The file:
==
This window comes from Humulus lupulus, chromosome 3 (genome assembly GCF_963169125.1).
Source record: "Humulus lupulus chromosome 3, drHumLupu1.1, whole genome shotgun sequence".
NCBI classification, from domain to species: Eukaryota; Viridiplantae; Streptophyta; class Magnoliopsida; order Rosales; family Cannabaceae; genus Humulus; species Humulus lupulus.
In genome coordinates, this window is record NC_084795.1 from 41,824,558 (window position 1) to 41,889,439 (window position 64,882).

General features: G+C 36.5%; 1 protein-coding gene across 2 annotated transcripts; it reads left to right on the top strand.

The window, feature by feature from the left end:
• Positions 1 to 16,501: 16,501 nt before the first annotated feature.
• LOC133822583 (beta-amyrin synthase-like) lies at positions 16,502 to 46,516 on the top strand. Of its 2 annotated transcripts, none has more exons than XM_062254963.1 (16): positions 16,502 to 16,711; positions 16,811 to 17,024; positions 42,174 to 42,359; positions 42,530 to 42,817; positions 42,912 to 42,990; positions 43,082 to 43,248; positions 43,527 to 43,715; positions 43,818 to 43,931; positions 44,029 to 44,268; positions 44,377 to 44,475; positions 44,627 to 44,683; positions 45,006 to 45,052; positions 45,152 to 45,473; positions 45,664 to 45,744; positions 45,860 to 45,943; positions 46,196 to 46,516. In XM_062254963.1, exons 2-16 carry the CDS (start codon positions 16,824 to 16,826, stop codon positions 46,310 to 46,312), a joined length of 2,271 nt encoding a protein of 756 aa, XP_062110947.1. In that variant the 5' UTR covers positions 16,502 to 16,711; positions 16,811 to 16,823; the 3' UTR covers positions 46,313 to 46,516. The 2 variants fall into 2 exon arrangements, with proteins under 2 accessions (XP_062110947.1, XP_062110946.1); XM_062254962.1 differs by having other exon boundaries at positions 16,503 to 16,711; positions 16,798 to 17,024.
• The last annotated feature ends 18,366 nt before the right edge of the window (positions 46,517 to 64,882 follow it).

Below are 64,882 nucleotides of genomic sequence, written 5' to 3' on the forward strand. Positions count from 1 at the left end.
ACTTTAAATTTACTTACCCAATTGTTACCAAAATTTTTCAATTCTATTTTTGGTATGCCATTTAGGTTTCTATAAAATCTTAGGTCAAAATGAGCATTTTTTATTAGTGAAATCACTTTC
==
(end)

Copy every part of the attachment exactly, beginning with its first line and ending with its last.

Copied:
This window comes from Humulus lupulus, chromosome 3 (genome assembly GCF_963169125.1).
Source record: "Humulus lupulus chromosome 3, drHumLupu1.1, whole genome shotgun sequence".
NCBI classification, from domain to species: Eukaryota; Viridiplantae; Streptophyta; class Magnoliopsida; order Rosales; family Cannabaceae; genus Humulus; species Humulus lupulus.
In genome coordinates, this window is record NC_084795.1 from 41,824,558 (window position 1) to 41,889,439 (window position 64,882).

General features: G+C 36.5%; 1 protein-coding gene across 2 annotated transcripts; it reads left to right on the top strand.

The window, feature by feature from the left end:
• Positions 1 to 16,501: 16,501 nt before the first annotated feature.
• LOC133822583 (beta-amyrin synthase-like) lies at positions 16,502 to 46,516 on the top strand. Of its 2 annotated transcripts, none has more exons than XM_062254963.1 (16): positions 16,502 to 16,711; positions 16,811 to 17,024; positions 42,174 to 42,359; positions 42,530 to 42,817; positions 42,912 to 42,990; positions 43,082 to 43,248; positions 43,527 to 43,715; positions 43,818 to 43,931; positions 44,029 to 44,268; positions 44,377 to 44,475; positions 44,627 to 44,683; positions 45,006 to 45,052; positions 45,152 to 45,473; positions 45,664 to 45,744; positions 45,860 to 45,943; positions 46,196 to 46,516. In XM_062254963.1, exons 2-16 carry the CDS (start codon positions 16,824 to 16,826, stop codon positions 46,310 to 46,312), a joined length of 2,271 nt encoding a protein of 756 aa, XP_062110947.1. In that variant the 5' UTR covers positions 16,502 to 16,711; positions 16,811 to 16,823; the 3' UTR covers positions 46,313 to 46,516. The 2 variants fall into 2 exon arrangements, with proteins under 2 accessions (XP_062110947.1, XP_062110946.1); XM_062254962.1 differs by having other exon boundaries at positions 16,503 to 16,711; positions 16,798 to 17,024.
• The last annotated feature ends 18,366 nt before the right edge of the window (positions 46,517 to 64,882 follow it).

Below are 64,882 nucleotides of genomic sequence, written 5' to 3' on the forward strand. Positions count from 1 at the left end.
ACTTTAAATTTACTTACCCAATTGTTACCAAAATTTTTCAATTCTATTTTTGGTATGCCATTTAGGTTTCTATAAAATCTTAGGTCAAAATGAGCATTTTTTATTAGTGAAATCACTTTC